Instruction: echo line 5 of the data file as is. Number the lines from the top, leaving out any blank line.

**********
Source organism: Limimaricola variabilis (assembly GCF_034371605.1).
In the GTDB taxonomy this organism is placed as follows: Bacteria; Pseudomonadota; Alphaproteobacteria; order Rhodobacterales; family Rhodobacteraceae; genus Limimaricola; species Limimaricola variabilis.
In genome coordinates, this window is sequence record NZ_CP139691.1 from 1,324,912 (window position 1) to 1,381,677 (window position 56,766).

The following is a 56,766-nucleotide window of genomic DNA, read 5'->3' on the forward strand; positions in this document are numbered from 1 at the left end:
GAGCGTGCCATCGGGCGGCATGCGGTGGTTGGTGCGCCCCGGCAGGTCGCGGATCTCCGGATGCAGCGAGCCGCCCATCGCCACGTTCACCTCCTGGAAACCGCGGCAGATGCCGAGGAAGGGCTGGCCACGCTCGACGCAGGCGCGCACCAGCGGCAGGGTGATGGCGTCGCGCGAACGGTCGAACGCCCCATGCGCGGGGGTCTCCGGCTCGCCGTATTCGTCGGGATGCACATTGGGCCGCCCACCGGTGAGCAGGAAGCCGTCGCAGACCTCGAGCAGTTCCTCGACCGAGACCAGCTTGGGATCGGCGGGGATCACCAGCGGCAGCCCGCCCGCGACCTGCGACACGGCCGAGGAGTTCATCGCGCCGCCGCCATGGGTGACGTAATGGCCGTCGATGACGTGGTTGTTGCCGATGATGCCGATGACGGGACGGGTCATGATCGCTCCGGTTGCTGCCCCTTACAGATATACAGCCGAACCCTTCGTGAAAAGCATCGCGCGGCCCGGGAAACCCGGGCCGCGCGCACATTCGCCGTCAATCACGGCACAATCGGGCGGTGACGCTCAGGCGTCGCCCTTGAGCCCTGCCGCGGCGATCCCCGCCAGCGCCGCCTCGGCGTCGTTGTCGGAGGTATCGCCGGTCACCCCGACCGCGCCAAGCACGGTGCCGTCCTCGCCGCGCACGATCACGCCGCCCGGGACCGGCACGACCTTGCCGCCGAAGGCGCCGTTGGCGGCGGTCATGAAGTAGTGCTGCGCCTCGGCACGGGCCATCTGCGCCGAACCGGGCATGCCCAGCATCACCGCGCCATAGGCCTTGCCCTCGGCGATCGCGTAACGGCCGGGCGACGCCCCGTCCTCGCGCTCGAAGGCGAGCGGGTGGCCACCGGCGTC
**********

GAGCGTGCCATCGGGCGGCATGCGGTGGTTGGTGCGCCCCGGCAGGTCGCGGATCTCCGGATGCAGCGAGCCGCCCATCGCCACGTTCACCTCCTGGAAACCGCGGCAGATGCCGAGGAAGGGCTGGCCACGCTCGACGCAGGCGCGCACCAGCGGCAGGGTGATGGCGTCGCGCGAACGGTCGAACGCCCCATGCGCGGGGGTCTCCGGCTCGCCGTATTCGTCGGGATGCACATTGGGCCGCCCACCGGTGAGCAGGAAGCCGTCGCAGACCTCGAGCAGTTCCTCGACCGAGACCAGCTTGGGATCGGCGGGGATCACCAGCGGCAGCCCGCCCGCGACCTGCGACACGGCCGAGGAGTTCATCGCGCCGCCGCCATGGGTGACGTAATGGCCGTCGATGACGTGGTTGTTGCCGATGATGCCGATGACGGGACGGGTCATGATCGCTCCGGTTGCTGCCCCTTACAGATATACAGCCGAACCCTTCGTGAAAAGCATCGCGCGGCCCGGGAAACCCGGGCCGCGCGCACATTCGCCGTCAATCACGGCACAATCGGGCGGTGACGCTCAGGCGTCGCCCTTGAGCCCTGCCGCGGCGATCCCCGCCAGCGCCGCCTCGGCGTCGTTGTCGGAGGTATCGCCGGTCACCCCGACCGCGCCAAGCACGGTGCCGTCCTCGCCGCGCACGATCACGCCGCCCGGGACCGGCACGACCTTGCCGCCGAAGGCGCCGTTGGCGGCGGTCATGAAGTAGTGCTGCGCCTCGGCACGGGCCATCTGCGCCGAACCGGGCATGCCCAGCATCACCGCGCCATAGGCCTTGCCCTCGGCGATCGCGTAACGGCCGGGCGACGCCCCGTCCTCGCGCTCGAAGGCGAGCGGGTGGCCACCGGCGTC